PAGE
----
Randy, a combustor, could play tricks with lights and fire and generate a primitive energy.  Practically every industry in pollution-free Til Territories had a demand for people like him.  But a childhood act of vandalism had forced on him such a dose of this work (till he'd earned--and repaid--the worth of all that he'd destroyed) that it cured him of ever wanting a career in firemaking.  Even as Merrill watched, Randy lit the candle on their table before the waitress could.
 
Jake--well, just forget everything that Jake could do.  Though, to be fair, he'd pretty much lost it all by now, as he submerged it into oraclism--that eerie synthesis talent.  But at least he'd put it to good use, which was more than Merrill could say of the rest.
 
Lisa had the gift of telepathy--when she wanted it.  She never seemed to pay attention when you really hoped she'd understand you, but against every convention of propriety, if you wanted it kept secret, she knew.  Again, he had to be fair.  Her Gift came upon her late, her training even later.  Maybe she couldn't yet read the brain-signals for forbidden territory.
 
And then came Don.  His psychometry gave him an insight into the history of any inanimate object that he touched.  Especially Archives--he could commune with Archives directly, given the right equipment, without the barriers of words and symbols.  Not only that, but Don also had a trace of telekinesis.  Between the two talents he could run any machine that he confronted, broken or not and without instructions.  So naturally he yearned to become an agent-doctor, not a mechanic, preferably in some low-tech island republic.
 
And I? Merrill thought to himself.  What shall we leave for a mind-cripple? Naturally, in the same instant that he recognized his own self pity, he saw Lisa narrow her eyes at him across the table, fingering the pendant that disguised her focus as a purply-roseate jewel.  And to think he'd thought so well of her only minutes before!
 
"I think I need a breath of fresh air," she said to him.
 
"Funny, so do I."
 
Outside he turned on her, shouting, "You prying little hypocrite!  No wonder you don't have any friends but us."
 
"Little?  I'm taller than you, Merrill."
 
"That's beside the point!  Listen, Miss Never-In-Trouble, didn't anyone ever tell you that it's against the law to read nonconsenting minds without a warrant?"
 
She looked pained.  "Have I ever hurt you?  Any one of you?  Don't I love you all, no matter what I learn?"
 
"No, you're all sweetness and light and even now you'll give me some Official Enlightened Opinion on the Usefulness of All the Handicapped.  And why not? I've been getting a lot of lectures lately."  He gasped for air and mentally kicked himself for shouting.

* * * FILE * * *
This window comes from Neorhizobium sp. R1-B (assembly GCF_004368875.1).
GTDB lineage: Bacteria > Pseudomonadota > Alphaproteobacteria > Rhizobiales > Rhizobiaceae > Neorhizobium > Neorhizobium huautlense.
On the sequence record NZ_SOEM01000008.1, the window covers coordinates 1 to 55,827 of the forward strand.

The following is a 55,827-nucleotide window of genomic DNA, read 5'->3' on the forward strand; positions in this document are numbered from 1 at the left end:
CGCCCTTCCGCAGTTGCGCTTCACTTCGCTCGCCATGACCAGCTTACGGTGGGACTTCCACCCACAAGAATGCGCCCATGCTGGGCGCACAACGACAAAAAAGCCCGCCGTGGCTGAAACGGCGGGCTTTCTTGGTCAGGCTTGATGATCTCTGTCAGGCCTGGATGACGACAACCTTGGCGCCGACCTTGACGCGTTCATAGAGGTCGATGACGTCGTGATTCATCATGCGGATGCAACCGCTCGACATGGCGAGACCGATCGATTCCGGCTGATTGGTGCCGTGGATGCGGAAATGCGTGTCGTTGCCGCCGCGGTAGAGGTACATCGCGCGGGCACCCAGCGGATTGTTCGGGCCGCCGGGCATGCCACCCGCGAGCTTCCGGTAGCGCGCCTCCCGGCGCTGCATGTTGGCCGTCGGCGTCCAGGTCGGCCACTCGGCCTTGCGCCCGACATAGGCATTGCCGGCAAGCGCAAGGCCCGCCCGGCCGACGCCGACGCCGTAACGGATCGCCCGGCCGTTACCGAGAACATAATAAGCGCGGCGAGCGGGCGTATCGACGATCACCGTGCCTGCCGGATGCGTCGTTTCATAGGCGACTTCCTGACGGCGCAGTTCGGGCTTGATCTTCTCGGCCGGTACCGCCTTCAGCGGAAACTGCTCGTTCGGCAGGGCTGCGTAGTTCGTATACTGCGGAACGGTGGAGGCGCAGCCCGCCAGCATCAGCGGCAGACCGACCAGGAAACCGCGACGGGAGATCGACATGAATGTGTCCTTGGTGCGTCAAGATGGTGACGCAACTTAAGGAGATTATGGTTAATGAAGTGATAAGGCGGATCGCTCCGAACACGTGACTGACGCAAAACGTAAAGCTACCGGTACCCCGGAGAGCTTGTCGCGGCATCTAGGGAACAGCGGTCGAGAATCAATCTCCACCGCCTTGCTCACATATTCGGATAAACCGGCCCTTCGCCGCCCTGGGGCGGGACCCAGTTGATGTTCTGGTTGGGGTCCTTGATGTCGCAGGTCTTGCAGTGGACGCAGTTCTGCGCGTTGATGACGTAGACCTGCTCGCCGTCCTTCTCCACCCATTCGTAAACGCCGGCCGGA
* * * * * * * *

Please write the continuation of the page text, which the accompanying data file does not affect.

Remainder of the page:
"I just wonder why you consider yourself handicapped at all.  Most of the world lacks the training or the focuses for Gift, yet they do all right.  Some nations, whole peoples, don't even admit it exists."
 
Merrill paced around her, a tight little circle.  "I'm not one of them," he said.
 
"Are you sure?  What do you know about your origins?"
 
"Don't give me something else to get bitter about. I was..."
 
"Abandoned, like most of us.  Big deal."
 
"Thirty miles from Til Institute?  How many people get dumped in the wilderness outside the world's biggest kid disposal?"  Outside a place more than happy to provide the smoothest adoption possible, prenatal care, even an alibi if needed.
 
"Well, for that matter..."
 
"Lisa, somebody wanted me dead and hadn't the guts to do it directly."  Fists in pockets, he stalked away from the café across the dew-slick cobblestones, and she walked with him.  "Somebody believed that the finest upbringing in existence couldn't make of me anything worth living."
 
"It could've been some poor girl from the Disciples of the Hermit.  They call us devils and would rather..."
 
"Wrong side of the Gulf.  Besides, the Disciples dispose of excess children in human sacrifice.  They don't just dump them somewhere."  He swiped at a flowering bush as if to expose the thorns beneath the scent.
 
"Okay!  So some woman you don't even remember didn't like you!  She has nothing to do with you.  Or have you fallen prey to the myth of eugenics?"
 
"Somebody sure believed in it."  He turned away, he didn't want to watch indignation twist her face.
 
"It doesn't have to sour your life.  If it touches you at all, it's in insuring you a place here, where..."
 
"...'The stone that was rejected by builders will become the cornerstone.'  Yeah, yeah, I heard all that in a sermon awhile back."
 
"A sermon?  Do you go to church?"
 
"Yeah, sure, now and then.  Why?  Does it surprise you?"
 
He never saw her blush before, so it must've.  "No," she said, "it's just that I haven't decided on my religion yet.  But Christian sounds pretty good to me, you know, God-is-love and all that..." and she dropped the other subject like an avoidable chore.  Merrill hoped she'd pick up on his boredom with her adolescent theology, but she'd tuned out again.  Nice to know that telepaths could get as insensitive as anybody else.
 
But then, just when he thought himself off the hook, he felt a pressure in his mind and realized that she attempted to shove some fragment of her yearning for religion into his head.  The violation scratched inside, a dead bouquet of thoughts that didn't translate.  But among the mess, unavoidably attached to it, he caught something...something...he burst out laughing, harsh and loud.
 
"Oh, Saint Lisa!" he mocked.  "So that's how you came to Til Institute--brought to the attention of the authorities when they caught you stealing!"
 
"Shut up!  Shut up!  You don't know anything about it--you don't know what it feels like, hunger, and knowing your family can't or won't provide for you!  You don't know how clean you want to be, how you want to scrub whole years of your life out of your skin, be a whole other person..."  but by then she realized that she couldn't find him anywhere, he had left her there shivering in the night air.
 
Bram melted away into other shadows.